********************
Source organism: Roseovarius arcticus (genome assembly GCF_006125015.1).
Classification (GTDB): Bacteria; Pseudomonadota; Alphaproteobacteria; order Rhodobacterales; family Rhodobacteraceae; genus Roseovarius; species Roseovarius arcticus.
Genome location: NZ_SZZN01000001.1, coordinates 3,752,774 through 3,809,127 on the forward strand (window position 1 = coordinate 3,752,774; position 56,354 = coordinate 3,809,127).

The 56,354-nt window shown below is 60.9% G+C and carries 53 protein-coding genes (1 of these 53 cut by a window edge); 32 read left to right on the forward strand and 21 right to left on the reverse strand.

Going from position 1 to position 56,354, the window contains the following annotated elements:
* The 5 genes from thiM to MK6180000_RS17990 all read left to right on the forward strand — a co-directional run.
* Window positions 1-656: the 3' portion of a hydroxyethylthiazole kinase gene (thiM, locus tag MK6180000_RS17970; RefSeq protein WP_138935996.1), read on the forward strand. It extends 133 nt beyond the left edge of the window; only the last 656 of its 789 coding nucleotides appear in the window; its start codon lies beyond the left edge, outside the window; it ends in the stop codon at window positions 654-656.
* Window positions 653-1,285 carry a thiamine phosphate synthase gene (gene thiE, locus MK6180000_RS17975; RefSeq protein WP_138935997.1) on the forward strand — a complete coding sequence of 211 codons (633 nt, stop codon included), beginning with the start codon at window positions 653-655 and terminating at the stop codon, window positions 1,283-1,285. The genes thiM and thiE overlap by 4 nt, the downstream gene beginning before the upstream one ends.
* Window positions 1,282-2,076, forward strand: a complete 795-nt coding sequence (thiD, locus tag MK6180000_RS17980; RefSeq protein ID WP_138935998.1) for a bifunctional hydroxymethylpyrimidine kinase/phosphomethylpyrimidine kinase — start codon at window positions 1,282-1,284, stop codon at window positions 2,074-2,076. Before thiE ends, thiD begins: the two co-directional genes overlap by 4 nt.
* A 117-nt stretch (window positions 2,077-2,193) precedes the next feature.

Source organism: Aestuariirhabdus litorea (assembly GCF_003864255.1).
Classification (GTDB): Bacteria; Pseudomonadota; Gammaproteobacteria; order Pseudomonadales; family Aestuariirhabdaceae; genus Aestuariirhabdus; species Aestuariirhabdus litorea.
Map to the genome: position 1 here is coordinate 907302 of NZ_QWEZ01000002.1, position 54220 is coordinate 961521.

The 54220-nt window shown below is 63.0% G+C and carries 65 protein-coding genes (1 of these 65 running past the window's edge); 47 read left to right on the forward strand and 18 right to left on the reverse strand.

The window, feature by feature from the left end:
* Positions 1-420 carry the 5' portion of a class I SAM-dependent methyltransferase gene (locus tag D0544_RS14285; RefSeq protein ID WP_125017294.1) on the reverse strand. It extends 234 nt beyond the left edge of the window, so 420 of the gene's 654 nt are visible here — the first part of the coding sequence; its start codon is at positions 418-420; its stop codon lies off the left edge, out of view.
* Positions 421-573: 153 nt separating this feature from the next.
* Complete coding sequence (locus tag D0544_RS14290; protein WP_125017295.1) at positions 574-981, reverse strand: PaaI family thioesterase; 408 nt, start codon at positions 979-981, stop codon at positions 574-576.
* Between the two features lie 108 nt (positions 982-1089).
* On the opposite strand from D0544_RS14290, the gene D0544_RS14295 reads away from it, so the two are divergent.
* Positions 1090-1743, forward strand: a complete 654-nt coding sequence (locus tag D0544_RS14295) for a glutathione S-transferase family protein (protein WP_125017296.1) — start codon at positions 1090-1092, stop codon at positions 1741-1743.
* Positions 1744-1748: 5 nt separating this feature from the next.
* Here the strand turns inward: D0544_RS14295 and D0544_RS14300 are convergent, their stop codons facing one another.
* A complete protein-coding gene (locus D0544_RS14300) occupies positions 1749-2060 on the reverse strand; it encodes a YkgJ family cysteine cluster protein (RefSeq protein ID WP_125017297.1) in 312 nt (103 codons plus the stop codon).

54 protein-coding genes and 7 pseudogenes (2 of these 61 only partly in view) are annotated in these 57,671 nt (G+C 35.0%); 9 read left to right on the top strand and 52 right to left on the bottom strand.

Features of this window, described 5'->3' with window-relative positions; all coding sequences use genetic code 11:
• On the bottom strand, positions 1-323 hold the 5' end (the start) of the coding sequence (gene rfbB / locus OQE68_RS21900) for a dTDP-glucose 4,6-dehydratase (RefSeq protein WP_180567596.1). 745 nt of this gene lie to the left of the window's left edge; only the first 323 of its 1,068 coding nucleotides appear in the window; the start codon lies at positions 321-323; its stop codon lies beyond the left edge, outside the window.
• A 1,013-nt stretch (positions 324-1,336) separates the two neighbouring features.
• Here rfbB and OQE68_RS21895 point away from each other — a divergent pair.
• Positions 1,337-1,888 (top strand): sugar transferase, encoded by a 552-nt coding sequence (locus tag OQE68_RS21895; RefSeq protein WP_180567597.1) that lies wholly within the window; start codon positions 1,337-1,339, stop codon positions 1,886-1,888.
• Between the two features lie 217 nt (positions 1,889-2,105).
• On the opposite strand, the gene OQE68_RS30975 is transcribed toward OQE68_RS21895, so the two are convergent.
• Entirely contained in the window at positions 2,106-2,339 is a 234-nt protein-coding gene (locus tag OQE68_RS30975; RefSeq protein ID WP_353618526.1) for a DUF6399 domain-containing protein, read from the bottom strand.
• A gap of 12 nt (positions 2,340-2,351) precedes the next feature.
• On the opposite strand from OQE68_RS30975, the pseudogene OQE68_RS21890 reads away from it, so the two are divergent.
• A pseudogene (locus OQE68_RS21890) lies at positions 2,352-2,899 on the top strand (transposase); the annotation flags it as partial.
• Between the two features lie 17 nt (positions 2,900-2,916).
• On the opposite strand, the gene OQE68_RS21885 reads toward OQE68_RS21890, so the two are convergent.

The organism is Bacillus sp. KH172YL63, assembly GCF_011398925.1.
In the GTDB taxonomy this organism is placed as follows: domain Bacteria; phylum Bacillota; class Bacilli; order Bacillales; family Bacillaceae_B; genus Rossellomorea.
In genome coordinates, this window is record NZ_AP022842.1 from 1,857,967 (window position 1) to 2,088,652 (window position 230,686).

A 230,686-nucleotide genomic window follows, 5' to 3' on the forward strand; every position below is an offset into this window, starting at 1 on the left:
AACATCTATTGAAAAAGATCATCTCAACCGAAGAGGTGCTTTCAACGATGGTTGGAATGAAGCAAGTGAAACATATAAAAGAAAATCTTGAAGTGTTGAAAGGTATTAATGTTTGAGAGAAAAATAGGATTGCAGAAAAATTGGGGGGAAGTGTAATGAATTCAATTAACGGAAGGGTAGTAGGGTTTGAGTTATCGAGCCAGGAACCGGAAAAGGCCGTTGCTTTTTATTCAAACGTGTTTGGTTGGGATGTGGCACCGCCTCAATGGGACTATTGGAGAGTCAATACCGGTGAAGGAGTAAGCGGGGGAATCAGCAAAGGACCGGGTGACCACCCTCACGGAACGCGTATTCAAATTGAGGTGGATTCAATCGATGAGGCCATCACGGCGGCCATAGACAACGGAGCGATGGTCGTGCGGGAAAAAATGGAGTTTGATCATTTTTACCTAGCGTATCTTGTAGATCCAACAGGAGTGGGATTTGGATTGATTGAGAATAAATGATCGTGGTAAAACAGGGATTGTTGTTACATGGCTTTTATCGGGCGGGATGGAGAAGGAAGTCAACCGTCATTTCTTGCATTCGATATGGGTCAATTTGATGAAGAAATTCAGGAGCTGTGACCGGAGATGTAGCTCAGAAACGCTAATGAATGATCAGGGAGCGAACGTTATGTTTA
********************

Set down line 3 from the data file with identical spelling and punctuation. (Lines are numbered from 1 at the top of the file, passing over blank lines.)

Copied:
Genome location: NZ_SZZN01000001.1, coordinates 3,752,774 through 3,809,127 on the forward strand (window position 1 = coordinate 3,752,774; position 56,354 = coordinate 3,809,127).